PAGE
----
There are several business needs that have been established through direct discussion with project partners (The Floow, GMPTE and several bus operators). These discussions initially came about as a result of presenting / disseminating results from the RCUK funded MOT project which has created much interest in the data developed during this research.
Within TfGM policy makers and practitioners will benefit through enhanced understanding of the mobility needs of the populations of small areas. Understanding of whether NMS could bring the following benefits for particular groups of people in particular small areas: increased access to opportunities, capability to reduce car use. Analyses that could inform the business case of future public transport and integrated mobility services as well as active travel. Reduction in externalities associated with car use in different areas of the city. The direct benefits to TfGM that will enhance their policy making and planning would be delivered within the lifetime of the project. Beyond the life of the project there are opportunities for residents and visitors to TfGM's area of operation arising from implemented policies.
The Floow stand to benefit from the work through the opportunity to forge relationships with TfGM which may aid them in developing new data products and services. Discussions between Anable and the Floow have been progressing for many months as they see commercial opportunity serve markets and clients they currently do not engage with by exploiting open data opportunities. The fellowship provides an impact opportunity through the placement and working relationship that will be established to overcome data management and analysis challenges, as well as linking up with public transport operators.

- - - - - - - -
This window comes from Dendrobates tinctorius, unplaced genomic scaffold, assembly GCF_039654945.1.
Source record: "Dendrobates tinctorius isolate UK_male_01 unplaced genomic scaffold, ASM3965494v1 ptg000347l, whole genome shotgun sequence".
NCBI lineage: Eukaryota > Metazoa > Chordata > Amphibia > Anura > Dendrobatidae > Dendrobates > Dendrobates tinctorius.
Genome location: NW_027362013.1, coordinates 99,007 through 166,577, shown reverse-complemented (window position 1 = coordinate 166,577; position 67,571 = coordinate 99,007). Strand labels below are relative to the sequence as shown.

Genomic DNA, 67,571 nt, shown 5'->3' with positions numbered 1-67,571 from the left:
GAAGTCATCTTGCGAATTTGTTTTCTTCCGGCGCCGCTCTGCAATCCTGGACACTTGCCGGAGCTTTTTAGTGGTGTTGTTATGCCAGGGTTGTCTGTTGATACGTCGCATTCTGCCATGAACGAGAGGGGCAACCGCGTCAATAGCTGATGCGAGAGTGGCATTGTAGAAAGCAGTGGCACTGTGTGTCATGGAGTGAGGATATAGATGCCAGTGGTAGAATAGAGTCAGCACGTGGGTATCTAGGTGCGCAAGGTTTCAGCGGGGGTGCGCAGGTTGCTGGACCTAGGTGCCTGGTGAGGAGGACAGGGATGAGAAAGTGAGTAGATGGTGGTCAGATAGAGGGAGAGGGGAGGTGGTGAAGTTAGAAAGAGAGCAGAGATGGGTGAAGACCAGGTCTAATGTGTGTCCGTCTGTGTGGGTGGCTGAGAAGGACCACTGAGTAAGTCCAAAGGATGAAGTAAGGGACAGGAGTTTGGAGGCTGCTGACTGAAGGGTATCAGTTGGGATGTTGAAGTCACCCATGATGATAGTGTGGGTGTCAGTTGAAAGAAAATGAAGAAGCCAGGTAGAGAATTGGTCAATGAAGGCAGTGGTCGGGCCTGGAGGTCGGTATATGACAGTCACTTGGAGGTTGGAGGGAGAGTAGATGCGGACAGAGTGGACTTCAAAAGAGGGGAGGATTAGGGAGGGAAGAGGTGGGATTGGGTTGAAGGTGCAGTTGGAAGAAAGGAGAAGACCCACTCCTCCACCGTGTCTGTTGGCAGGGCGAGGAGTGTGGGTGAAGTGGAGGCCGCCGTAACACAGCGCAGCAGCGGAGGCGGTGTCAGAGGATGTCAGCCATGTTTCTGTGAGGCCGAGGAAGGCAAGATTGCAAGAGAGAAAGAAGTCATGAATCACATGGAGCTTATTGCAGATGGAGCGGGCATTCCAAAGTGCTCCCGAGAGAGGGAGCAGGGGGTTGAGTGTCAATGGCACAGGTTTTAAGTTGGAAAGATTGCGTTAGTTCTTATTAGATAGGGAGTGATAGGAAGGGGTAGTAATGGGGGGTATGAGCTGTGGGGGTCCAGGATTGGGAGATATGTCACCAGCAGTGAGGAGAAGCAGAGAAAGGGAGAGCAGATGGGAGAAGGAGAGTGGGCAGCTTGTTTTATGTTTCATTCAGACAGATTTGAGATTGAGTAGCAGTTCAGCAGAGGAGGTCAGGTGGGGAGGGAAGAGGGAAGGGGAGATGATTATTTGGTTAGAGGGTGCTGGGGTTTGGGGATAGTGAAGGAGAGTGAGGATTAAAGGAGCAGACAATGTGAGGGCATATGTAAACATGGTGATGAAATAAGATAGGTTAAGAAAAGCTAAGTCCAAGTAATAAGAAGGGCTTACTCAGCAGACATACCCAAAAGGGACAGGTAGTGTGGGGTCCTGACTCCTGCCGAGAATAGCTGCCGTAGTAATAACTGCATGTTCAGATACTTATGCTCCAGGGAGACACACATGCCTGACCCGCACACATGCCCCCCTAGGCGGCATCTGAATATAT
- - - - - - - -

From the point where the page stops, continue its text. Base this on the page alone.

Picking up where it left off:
Overall a number of recent and ongoing ITS and CDRC projects and ongoing involvement with organisations such as the Open Data Institute have highlighted the practical business need to build workflows that address inter-organisation transport data management, fusion and analysis.


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Description The emerging area of impact of this work is carrying out research using spatial analytical and geo-computational methods which describes the mobility needs capabilities and constraints of people in places which helps organisations such as Transport for Greater Manchester to appraise evaluate and support decision making which will allow the development of a pathway towards their strategic policy vision. The future of mobility is identified as a grand challenge in the UK Industrial strategy. The importance of considering the grand challenges in the context of people and places has been identified in the Industrial Strategy as a means by which positive societal impact will be achieved. Through the placement visits described in previous sections I have identified questions relevant to Transport for Greater Manchester, which can be addressed through this research fellowship. Initial data analysis has been presented and is being used by Transport for Greater Manchester to refine their approach to gaining insights from spatial data.
First Year Of Impact 2019
Sector Transport
Impact Types Societal,Policy & public services